Attorneys for the adult film industry suing to stop porn piracy. But Bobbie Jean Thomas, 78, of Richmond is one person who said she isn't guilty of illegal fire sharing. Vicky Nguyen reports.
First it was music, now it's porn. Attorneys for the adult film industry are taking a page from the music industry and filing mass lawsuits to stop porn piracy. They say the illegal file sharing is cutting deeply into profits, and those who play without paying must be stopped. Problem is, Innocent people are getting swept up in the internet dragnet.
Bobbie Jean Thomas, 78, says she is one of them. The disabled senior lives in Richmond with her daughter, who runs a daycare center in the shared space. Thomas says she was shocked and scared last year when she received a letter from her internet service provider saying they were being subpoenaed to release her name because her account's IP address was linked to illegal file sharing.
"I know I didn’t do it, I hardly know how to turn the computer on," Thomas said. "It’s very ridiculous. If I were downloading anything it probably would’ve been some gospel music."
Thomas says she then received a letter from attorney Ira Siegel of Beverly Hills, threatening to sue her for the downloading and sharing of a copyrighted adult film. She's not the only one. NBC Bay Area also spoke with a woman who lives near Austin, Texas, who shared a similar story. She asked not to be named, but says she and her husband, an Iraq war veteran, were accused of file sharing a lesbian porn flick. "On the actual date and time [of the alleged download], we were sitting on the couch watching the "Survivor" finale with our 12-year-old child." She says there's "no way" anyone was illegally sharing porn from her Internet account. She also adds, "We have a password protected, non static IP address."
These two women are just two examples of what attorney Mitch Stoltz calls victims of "copyright trolls." Stoltz is a staff attorney specializing copyright and intellectual property law for the San Francisco- based Electronic Frontier Foundation.
"They don’t really care who they’re targeting; they don’t really care whether people have actually infringed their clients’ copyrights or not," Stoltz said. He says the so-called "trolls" use special software to identify IP addresses they suspect of stealing copyrighted materials. Then they file mass lawsuits against thousands of “John Does” threatening to sue unless the defendant agrees to settle for a few thousand dollars.
"A lot of times they’ll say 'pay us and we’ll go away,'" said Stoltz.
But Las Vegas attorney Marc Randazza, who represents a major adult film company, says in the 30,000 cases he’s pursued – only 4 of the accused were innocent.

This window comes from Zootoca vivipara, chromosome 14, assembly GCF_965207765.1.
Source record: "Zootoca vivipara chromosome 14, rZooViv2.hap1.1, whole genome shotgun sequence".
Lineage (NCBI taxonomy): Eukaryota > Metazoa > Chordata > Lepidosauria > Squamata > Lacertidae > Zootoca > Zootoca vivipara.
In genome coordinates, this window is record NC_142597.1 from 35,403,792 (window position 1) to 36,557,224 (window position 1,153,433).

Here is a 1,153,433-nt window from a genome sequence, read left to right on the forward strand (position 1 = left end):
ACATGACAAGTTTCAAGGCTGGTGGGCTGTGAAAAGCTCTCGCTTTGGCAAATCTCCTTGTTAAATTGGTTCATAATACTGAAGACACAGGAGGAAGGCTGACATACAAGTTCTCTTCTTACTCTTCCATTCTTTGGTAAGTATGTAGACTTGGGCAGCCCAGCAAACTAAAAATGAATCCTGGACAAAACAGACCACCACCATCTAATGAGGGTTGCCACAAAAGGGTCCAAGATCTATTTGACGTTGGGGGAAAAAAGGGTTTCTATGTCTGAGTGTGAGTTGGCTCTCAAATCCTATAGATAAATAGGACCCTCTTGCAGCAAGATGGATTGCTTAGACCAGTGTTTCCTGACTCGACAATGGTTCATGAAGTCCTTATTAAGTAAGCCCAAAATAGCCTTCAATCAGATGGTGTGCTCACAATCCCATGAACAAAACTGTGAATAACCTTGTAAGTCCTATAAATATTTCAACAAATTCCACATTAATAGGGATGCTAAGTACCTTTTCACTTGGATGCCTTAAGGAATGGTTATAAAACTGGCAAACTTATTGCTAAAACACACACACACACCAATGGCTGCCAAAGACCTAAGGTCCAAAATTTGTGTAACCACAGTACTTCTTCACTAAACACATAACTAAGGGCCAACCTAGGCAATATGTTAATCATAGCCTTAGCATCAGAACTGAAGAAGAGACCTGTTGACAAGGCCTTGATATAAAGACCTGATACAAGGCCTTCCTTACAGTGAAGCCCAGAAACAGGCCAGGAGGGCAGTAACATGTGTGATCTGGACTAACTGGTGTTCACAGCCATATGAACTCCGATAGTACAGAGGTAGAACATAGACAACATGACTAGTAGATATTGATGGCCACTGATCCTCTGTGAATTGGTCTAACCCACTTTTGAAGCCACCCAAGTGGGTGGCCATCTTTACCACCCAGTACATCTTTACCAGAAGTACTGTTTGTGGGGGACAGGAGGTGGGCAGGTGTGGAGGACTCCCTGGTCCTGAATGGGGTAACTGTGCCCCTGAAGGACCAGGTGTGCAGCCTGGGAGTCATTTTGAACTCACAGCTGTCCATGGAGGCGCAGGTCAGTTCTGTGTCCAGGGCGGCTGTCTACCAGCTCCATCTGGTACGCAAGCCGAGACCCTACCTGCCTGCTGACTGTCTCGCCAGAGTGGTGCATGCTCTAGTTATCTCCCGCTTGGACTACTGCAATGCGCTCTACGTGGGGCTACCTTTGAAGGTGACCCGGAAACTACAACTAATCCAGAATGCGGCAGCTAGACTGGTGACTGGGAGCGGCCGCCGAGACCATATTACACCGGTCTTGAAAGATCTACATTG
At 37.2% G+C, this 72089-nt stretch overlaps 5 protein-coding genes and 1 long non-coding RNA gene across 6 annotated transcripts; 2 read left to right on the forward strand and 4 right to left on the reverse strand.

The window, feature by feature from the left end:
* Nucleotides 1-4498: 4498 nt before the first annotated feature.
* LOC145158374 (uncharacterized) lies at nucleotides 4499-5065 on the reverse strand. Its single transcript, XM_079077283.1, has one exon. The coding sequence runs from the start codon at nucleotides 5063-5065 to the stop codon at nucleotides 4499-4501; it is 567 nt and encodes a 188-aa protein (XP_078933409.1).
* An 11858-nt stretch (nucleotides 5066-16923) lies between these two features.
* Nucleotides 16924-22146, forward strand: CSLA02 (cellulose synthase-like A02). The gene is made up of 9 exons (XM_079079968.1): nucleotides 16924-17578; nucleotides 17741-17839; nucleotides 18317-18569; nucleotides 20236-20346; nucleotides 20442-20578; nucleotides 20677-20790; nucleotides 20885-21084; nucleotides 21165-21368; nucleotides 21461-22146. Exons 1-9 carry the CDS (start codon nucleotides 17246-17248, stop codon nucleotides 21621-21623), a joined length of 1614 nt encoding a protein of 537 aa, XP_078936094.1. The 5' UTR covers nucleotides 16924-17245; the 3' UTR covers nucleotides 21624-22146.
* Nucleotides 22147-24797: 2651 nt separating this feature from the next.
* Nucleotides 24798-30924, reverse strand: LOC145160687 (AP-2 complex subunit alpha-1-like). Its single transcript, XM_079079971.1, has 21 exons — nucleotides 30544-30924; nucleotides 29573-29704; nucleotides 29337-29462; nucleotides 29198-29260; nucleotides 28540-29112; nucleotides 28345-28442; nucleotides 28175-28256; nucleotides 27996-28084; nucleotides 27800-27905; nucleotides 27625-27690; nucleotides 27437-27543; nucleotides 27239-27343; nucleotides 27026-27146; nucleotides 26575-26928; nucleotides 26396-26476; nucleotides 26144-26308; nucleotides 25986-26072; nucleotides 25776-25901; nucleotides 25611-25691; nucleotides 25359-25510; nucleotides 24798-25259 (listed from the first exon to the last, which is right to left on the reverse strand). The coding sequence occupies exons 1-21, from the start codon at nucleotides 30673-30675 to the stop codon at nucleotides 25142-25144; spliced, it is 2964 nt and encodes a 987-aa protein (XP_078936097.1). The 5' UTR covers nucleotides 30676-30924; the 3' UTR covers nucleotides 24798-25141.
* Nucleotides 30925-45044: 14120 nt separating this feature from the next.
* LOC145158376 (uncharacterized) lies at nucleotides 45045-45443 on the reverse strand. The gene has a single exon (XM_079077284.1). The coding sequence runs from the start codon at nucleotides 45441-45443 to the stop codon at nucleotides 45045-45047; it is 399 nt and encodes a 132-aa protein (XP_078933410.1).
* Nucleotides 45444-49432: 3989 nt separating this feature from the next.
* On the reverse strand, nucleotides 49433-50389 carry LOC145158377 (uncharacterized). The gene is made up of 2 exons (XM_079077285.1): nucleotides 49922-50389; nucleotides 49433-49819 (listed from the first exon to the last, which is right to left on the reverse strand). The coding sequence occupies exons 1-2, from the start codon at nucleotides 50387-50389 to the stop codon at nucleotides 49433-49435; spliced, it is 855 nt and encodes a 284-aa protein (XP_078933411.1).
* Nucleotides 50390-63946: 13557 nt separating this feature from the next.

"These companies now will put out a DVD or a movie online and within 24 hours they will find 20 to 30 thousand pirated copies," says Randazza. He says the lawsuits are working to cut down on porn piracy. "We have found since we started this lawsuit campaign that piracy has gone down on my clients’ materials 75 to 80 percent and we have found revenue has gone up. Less people are stealing it, more people are buying it. The right thing is happening."
Randazza is not one of the attorneys involved in the suits . But he insists the number of innocent people who are scared into settlin is tiny. "I think that happens as often as you see a unicorn. People don’t pay because they didn’t do it. People pay because they did it or it wasn’t them and it was somebody in their household," he says.
Bobbie Jean Thomas says she has no idea how she ended up as a defendant, but insists she is innocent. With the help of her goddaughter, a paralegal, she filed a motion to quash the lawsuit. Nearly a year later, a judge dismissed the entire suit. "I was very relieved," says Thomas. "I’m too old to go to jail for a movie I didn’t even see."
We contacted Beverly Hills based attorney Ira Siegel, and law firm Prenda Law, who is behind the lawsuit involving the Texas woman who spoke to NBC Bay Area. They declined to comment on the cases involving the women in our story.
There are a few things you can do to protect yourself from being named in this type of suit. First, don’t download and share copyrighted material without permission. Second, make sure your internet connection is password protected. That won't guarantee you won’t be named in a lawsuit, but it will prevent other people from using your wifi connection for illegal activity. And if you do receive a letter accusing you of illegally downloading something you didn't find a copyright attorney to help you. The Electronic Frontier Foundation has a list of attorneys who have offered to help people at reduced or no charge.
There's a guide here for how you can also file a "pro se" motion, to represent yourself, for minimal cost.